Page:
A Short Spin on Natural Dyeing

A view of healing through craft.

Linda Perry Oct 6, 2021 - 4 min read

A Short Spin on Natural Dyeing Primary Image

Fall Out. A more relaxed experimental dyeing day, reflecting on the quiet changes of the season. Photos by John Nunan.

I am a fiber artist living on a small island in Maine, where I spend probably too much time dyeing and experimenting with natural dyes. My specialty is indigo, which I have been doing for about a decade, with both yarns and fabrics. Spin Off #4 Linda Perry

When I typically dye 24 skeins per session, I will get the first 6 skeins a deep blue, the next 6 a medium blue, the next 6 a paler blue, and the last 6, when the kettle is nearly exhausted, a very faint blue color resembling sea glass. I categorize and name the shades in order: High Tide, Ebb Tide, Slack Tide, and Low Tide.

During the year of the pandemic, however, I had a transformative experience. You see, to me, the word “dyeing” is such an oxymoron to the word “dying”. When I dye, I am in a creative state of excitement, very much alive, and almost adrenaline crazed. But, exactly as the pandemic hit, my dad suddenly passed away—a whiplash kind of effect, and something that so many of us have similarly experienced. I needed to switch gears, and I threw myself into a productive frenzy. I found that during lockdown I had to look close to home for my resources for dyes other than indigo. I scoured my kitchen, my pantry, pulling out anything that would remotely work as a natural dye: beets, spinach, frozen blueberries and strawberries, red grapes, onion skins, turmeric, tea, and I even scrounged a little maraschino cherry juice! Next, I dove into my stashes for available natural cloth and yarns. Ready to dip! Linda Perry Natural Dyeing 1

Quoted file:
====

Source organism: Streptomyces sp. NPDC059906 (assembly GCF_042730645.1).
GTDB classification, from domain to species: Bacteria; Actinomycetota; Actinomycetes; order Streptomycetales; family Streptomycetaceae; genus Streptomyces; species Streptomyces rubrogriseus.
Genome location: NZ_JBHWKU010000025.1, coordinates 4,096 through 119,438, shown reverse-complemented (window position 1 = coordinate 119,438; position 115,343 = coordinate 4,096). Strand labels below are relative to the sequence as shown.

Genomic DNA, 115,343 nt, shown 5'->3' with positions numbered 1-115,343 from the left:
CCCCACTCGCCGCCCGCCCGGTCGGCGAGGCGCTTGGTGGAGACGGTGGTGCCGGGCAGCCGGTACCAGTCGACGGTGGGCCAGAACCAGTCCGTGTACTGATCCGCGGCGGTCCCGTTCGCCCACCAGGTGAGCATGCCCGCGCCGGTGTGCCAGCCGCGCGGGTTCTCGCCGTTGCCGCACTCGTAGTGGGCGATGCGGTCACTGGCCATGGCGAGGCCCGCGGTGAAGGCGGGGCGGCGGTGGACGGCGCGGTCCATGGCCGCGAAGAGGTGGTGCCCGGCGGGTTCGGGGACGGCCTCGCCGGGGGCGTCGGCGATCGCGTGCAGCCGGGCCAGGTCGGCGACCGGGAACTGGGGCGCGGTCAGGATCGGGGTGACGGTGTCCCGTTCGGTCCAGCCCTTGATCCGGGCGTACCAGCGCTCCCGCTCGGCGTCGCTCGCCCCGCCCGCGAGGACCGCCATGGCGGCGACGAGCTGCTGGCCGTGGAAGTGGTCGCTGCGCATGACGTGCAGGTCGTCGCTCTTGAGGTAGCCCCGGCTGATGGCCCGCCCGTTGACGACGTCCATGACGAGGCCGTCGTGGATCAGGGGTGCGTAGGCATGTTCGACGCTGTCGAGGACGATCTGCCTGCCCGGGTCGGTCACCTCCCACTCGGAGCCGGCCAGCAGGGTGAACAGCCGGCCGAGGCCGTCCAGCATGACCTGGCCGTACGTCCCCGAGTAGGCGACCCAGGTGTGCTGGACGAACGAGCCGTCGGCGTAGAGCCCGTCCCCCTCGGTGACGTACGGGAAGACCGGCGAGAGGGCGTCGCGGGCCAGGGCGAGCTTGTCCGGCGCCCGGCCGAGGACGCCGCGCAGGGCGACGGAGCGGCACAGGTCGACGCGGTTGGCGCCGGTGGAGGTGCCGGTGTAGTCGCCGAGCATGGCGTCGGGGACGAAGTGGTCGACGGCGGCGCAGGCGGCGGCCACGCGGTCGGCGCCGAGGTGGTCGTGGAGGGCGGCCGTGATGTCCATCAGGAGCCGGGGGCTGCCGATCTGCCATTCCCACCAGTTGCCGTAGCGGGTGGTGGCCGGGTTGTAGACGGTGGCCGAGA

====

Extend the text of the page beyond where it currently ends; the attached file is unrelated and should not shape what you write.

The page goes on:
After a natural dyeing session I usually have a small amount of the solution left over. I pour it into large mason jars and mix colors together, adding a bit of mordant, yarn, and/or fabric. On the window sill the sun takes care of the rest for a laid-back week of solar dyeing!

Voila! I went crazy—no limitation, no formulas, like a wild child. I found so much peace in this therapeutic activity, such satisfaction. It truly saved my sanity and gave me solace from grief. And the best thing about it, I did it all in my dad’s kitchen. We lived next door to each other and we loved cooking meals together daily. It was special to be able to walk into his home and feel recovery through creativity. Cheers to his maraschino cherries—he made a mean Manhattan!

Spin Off #2 Linda Perry

Winter's end: Merry melting moments with a backyard playground of shoreline and solar dyeing.

Maine seasons with a reason. Where living and creating is easy, just as life should be.

Linda Perry has spent much of her life creating unique hand-crafted wearable art, distinctly apart from anything mass produced or made by machinery. She works quietly, taking inspiration from nature and the ever-changing skies and harbor waters surrounding her tiny studio on Davis Island. You can find her creations at Harbor Yarns.